3 out of 5 Stars
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I have not read the two prequel novels, which did leave me feeling a few times like I was missing something, but with the way this is written I was still able to follow the story. There was danger from more than just the cold. Petra and Gabe have discovered that the police won’t be able to help out with who is killing wolves and decide to take on Skinflint Jack all on their own. There is alchemy and shape shifting of a sort. This story delves into the past with origins in old stories and myth brought into reality. I had the vibe of sadness through most of this read. There were a few happy moments and laughter with the interactions between Petra and Sig.
Reviewed by Fawnzy
Our Blog was given this book in exchange for an honest review.
Following on the heels of her critically acclaimed prequel novels Dark Alchemy and Mercury Retrograde comes the first installment in Laura Bickle’s dark contemporary fantasy series, Nine of Stars, a Wildlands Novel
Winter has always been a deadly season in Temperance, but this time, there’s more to fear than just the cold…
As the daughter of an alchemist, Petra Dee has faced all manner of occult horrors—especially since her arrival in the small town of Temperance, Wyoming. But she can’t explain the creature now stalking the backcountry of Yellowstone, butchering wolves and leaving only their skins behind in the snow. Rumors surface of the return of Skinflint Jack, a nineteenth-century wraith that kills in fulfillment of an ancient bargain.
The new sheriff in town, Owen Rutherford, isn’t helping matters. He’s a dangerously haunted man on the trail of both an unsolved case and a fresh kill—a bizarre murder leading him right to Petra’s partner Gabriel. And while Gabe once had little to fear from the mortal world, he’s all too human now. This time, when violence hits close to home, there are no magical solutions.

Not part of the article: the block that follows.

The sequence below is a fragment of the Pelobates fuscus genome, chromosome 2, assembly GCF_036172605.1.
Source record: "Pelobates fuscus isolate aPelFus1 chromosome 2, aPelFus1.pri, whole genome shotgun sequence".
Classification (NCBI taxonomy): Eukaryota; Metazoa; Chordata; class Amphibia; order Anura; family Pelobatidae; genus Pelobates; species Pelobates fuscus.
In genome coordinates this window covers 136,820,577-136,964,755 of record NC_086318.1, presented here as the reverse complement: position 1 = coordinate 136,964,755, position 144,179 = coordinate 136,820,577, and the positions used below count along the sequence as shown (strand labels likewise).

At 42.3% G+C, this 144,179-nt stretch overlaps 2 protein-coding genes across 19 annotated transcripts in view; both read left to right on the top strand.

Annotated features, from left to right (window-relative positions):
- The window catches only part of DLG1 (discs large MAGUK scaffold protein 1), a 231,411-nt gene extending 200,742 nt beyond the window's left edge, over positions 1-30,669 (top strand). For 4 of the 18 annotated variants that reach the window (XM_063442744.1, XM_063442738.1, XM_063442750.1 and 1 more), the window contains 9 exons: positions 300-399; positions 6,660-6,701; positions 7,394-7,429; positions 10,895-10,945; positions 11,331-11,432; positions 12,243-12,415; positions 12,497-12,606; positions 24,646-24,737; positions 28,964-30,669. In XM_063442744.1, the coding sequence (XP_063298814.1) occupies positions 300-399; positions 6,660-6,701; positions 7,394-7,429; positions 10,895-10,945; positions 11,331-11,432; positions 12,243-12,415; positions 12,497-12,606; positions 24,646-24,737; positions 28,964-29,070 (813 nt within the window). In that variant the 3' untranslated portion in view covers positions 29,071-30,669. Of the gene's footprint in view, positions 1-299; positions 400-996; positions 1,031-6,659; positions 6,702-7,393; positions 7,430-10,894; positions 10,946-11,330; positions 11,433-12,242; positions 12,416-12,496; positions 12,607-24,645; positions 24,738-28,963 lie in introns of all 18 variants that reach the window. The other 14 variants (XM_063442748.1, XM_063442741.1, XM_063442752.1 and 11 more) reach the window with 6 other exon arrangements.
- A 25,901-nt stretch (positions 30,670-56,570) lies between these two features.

It’s up to Petra and her coyote sidekick Sig to get ahead of both Owen and the unnatural being hunting them all—before the trail turns deathly cold.
He’d run as far as he could, into the summer grass that came up almost to his chest. He fantasized for a brief moment about what it would be like to hide in this grass, to build a fort and live among the cows and the ravens that always seemed to mass over the land in swarms, like flies.
He crouched in the grass, making a nest. No one could see him here. He could be out here forever, and no one would ever find him. This world of sunshine and grass and sky would be far preferable to dealing with Sal’s petulant wrath and the anger of his aunt and uncle, who treated Sal like he was the heir to the universe, a young King Arthur wielding a Popsicle stick.
Maybe he was. Owen remembered peering through the grass walls of his hideout into the valley below, at all the vast land and green and gold. He felt a pang of jealousy, but then he saw it.
A man walked along a beaten-down path in the grass along a barbed-wire fence. He looked odd—like he had no arms. The sleeves of his plaid shirt hung at his sides like wet laundry, and he trudged along, looking up at the sky. Ravens swarmed overhead in a seething mass, cawing.
And then Owen saw them dive toward the man.
Owen gasped and clapped his hand over his mouth. The ravens were about to attack that poor crippled man, were going to tear him apart. He crawled forward out of his nest, terrified but compelled to watch.
The ravens slammed into the man, a dozen of them, one after the other, whacking into his body from the front and back. The man stumbled in the flurry of feathers, turning like a scarecrow in a storm as they assaulted him. But that was the funny thing—they didn’t bounce off with chunks of meat in their beaks. They just . . . disappeared.
The man staggered upright, surrounded by a miasma of dust and a few feathers. With a start, Owen realized that his arms had grown back. They’d grown right down past his sleeves, with pale hands that opened and closed.
As if he heard him, the man in the field turned toward Owen with a black and distant gaze.
Owen scuttled backward in the grass, clawing through the stems, and scrambled to his feet. Keeping his head down, he ran as fast as he could back toward the house. His aunt and uncle’s punishment were nothing compared to . . . to that. Whatever that was.
About The Author:
Laura Bickle grew up in rural Ohio, reading entirely too many comic books out loud to her favorite Wonder Woman doll. After graduating with an MA in Sociology-Criminology from Ohio State University and an MLIS in Library Science from the University of Wisconsin-Milwaukee, she patrolled the stacks at the public library and worked with data systems in criminal justice. She now dreams up stories about the monsters under the stairs. Her work has been included in the ALA’s Amelia Bloomer Project 2013 reading list and the State Library of Ohio’s Choose to Read Ohio reading list for 2015-2016.
More information about Laura’s work can be found at www.laurabickle.com
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